Should I Buy or Lease Premises for my Small Business?

Own or lease commercial property for your business

Figuring out whether to buy or lease a property for your business can be complicated. Making the smartest decision can sometimes come down to what’s available on the market in your area of choice. But, there are also some key questions to ask yourself.

Do you want the flexibility of a lease or the security of a mortgage?
Can you afford to buy, or do you need to keep the extra capital available?
Are you downsizing or upscaling?
Does your business need a shop front?
Is your capital best spent on a lease and internal refurbishment to suit your business rather than the huge outlay in purchasing a commercial property?
What is the commercial property market like in your area?

These are common questions, sometimes with complex answers. Commercial property lawyer, Anna Doughan, provides her thoughts on the pros and cons for both buying and leasing a commercial property.

The pros of owning

  1. You’re the boss: If you own the premises, you can redevelop, change, and manage the site to your desires (subject to any necessary mortgagee consents). You own all the fixtures and fittings and upgrades to property assets, and you are not paying off someone else’s mortgage.

Often the commercial property is purpose built for the previous owner, and it can be hard to find the right building to lease for your line of work. Refurbishing can cost more than you are willing to spend, particularly if you are not sure how long you will be leasing the premises, so buying in this instance could be the better option.

  1. Your business is an asset: If you buy the building, all capital improvement and refurbishment is improving the value of your asset that you can later sell, therefore it’s an appreciating investment. A mortgage builds equity and over time that equity can be used to leverage more finance and business investment.

If you don’t fill the whole premises with your business, you can sublease part of the building to other businesses and it becomes another income stream. This would help in recovering part of your mortgage repayments. There are also tax advantages and cost offsets available, such as depreciation on fittings and fixtures on commercial property. If you sell the business but retain the freehold premises, you may be able to use the rental income to fund your retirement.

  1. Lower ongoing costs: Upfront security deposits on leases and ongoing rent increases can be expensive. You avoid being locked into a long-term lease with rental payments and don’t have to worry about lease renewals and increases in rent if you own the building. There may be less disruption to your business as you are not at the whim of a landlord who may decide to sell or not renew your lease after the last option period expires.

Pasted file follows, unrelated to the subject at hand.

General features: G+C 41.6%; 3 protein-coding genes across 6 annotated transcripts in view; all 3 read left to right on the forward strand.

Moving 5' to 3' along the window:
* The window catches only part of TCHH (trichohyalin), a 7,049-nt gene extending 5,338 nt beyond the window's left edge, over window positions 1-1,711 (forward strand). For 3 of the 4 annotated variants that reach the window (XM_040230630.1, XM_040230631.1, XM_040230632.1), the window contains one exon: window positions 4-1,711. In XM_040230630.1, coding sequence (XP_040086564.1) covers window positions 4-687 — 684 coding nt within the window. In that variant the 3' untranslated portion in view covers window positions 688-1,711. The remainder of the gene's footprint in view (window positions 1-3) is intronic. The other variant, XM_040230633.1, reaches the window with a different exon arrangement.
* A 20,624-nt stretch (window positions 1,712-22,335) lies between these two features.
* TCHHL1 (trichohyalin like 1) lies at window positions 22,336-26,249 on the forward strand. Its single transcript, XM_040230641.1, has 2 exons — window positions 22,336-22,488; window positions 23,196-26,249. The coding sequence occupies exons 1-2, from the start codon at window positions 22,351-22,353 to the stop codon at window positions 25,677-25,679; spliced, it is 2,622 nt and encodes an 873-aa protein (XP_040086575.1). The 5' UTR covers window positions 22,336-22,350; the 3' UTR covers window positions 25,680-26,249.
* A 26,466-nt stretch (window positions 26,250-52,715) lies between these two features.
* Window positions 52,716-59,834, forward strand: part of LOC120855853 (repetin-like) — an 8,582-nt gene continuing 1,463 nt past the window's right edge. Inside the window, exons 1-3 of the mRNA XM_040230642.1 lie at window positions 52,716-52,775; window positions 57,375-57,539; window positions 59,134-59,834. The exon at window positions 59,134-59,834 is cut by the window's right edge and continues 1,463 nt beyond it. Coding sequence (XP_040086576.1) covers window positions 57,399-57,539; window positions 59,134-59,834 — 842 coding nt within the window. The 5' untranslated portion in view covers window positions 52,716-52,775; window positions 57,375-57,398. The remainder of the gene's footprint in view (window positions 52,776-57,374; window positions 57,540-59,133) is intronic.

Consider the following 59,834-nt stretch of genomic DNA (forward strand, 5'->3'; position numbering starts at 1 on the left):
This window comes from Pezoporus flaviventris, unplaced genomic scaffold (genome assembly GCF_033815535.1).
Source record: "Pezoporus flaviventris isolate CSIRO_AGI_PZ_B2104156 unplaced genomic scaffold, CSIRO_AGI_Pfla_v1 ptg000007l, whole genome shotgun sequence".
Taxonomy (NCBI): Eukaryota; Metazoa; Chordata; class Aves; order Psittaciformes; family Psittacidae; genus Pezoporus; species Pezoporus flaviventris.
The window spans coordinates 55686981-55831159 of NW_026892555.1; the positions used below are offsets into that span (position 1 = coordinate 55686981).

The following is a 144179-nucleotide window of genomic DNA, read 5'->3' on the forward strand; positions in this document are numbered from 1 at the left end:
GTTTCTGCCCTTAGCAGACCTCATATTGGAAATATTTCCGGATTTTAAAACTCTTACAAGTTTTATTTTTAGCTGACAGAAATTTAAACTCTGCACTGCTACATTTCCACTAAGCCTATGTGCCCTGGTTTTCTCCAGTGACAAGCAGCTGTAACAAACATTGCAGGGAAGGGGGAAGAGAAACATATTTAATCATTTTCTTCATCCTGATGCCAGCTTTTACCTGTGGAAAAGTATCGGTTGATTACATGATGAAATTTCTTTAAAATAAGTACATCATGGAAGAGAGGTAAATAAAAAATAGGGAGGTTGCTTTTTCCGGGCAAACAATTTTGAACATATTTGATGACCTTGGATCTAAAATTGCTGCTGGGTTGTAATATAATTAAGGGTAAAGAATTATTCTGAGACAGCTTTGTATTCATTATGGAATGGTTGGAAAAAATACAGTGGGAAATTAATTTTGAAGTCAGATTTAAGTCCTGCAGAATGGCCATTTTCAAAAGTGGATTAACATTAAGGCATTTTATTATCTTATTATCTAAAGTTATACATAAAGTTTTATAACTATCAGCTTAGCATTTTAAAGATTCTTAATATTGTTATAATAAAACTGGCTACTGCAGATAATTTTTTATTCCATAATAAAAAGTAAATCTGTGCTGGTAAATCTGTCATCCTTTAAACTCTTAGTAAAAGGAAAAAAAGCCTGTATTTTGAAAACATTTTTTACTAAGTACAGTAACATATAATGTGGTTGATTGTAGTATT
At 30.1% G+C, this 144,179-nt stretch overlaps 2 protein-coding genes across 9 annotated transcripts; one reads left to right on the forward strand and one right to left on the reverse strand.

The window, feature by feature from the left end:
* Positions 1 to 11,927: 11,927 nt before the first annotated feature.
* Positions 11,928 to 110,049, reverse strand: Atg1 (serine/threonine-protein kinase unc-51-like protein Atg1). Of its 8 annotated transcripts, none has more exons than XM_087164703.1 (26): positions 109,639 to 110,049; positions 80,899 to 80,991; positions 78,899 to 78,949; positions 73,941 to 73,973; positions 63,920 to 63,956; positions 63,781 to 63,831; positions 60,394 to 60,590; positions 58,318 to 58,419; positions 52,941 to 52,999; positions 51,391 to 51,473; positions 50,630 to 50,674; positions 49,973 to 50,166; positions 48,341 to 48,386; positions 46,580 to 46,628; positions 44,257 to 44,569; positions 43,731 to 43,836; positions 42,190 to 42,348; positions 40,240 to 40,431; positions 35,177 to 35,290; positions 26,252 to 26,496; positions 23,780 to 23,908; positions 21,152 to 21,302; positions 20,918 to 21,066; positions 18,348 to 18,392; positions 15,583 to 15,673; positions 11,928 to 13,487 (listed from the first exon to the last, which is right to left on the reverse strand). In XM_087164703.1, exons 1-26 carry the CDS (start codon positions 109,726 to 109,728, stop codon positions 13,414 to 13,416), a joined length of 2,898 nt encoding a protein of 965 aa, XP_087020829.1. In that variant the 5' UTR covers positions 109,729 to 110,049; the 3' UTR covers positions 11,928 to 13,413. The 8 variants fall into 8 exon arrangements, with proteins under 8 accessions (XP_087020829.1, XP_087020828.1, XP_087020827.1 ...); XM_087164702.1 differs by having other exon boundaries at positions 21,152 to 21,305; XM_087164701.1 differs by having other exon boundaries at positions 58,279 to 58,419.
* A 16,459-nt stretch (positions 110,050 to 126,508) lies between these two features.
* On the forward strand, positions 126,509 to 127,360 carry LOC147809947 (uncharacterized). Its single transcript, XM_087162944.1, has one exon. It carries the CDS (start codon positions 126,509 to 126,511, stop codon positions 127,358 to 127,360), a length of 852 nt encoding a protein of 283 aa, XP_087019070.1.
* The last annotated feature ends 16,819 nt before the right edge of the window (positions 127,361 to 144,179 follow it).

If you are planning to buy a commercial property, it’s important to visit your local council and find out which permits and approvals you will need for fit out or improvement. You will often need a building or planning permit.

The pros of leasing

  1. More flexibility: Renting allows you to be more flexible when it comes to downsizing or upsizing according to your business changes.
  2. Less upfront costs: A lease would avoid tying up otherwise available funds with a loan. Leasing property means you don’t have capital that’s tied up for a long time in a mortgage and not available for spending on business opportunities and generating returns.
  3. The landlord looks after building issues: Land tax and ongoing maintenance and repairs to the building won’t be a liability to your bottom line.

If you are a start-up, renting may be the better option. As you observe the growth patterns of your business over the first five to ten-year period, then you can then use projections to base your decision on whether to lease or buy in the future.

If you lease a property you can deduct the entire amount of lease paid plus utility expenses off your tax liability.

If you are a business owner looking to rent or purchase a property, take the time to obtain legal advice before committing to a lease or a mortgage. Robertson Hyetts commercial property lawyer, Anna Doughan, can take you through the steps of deciding which option best suits your business and then assist with the purchase or lease.

Why not give us a call and let us do the hard work for you? Call (03) 5434 6666 today.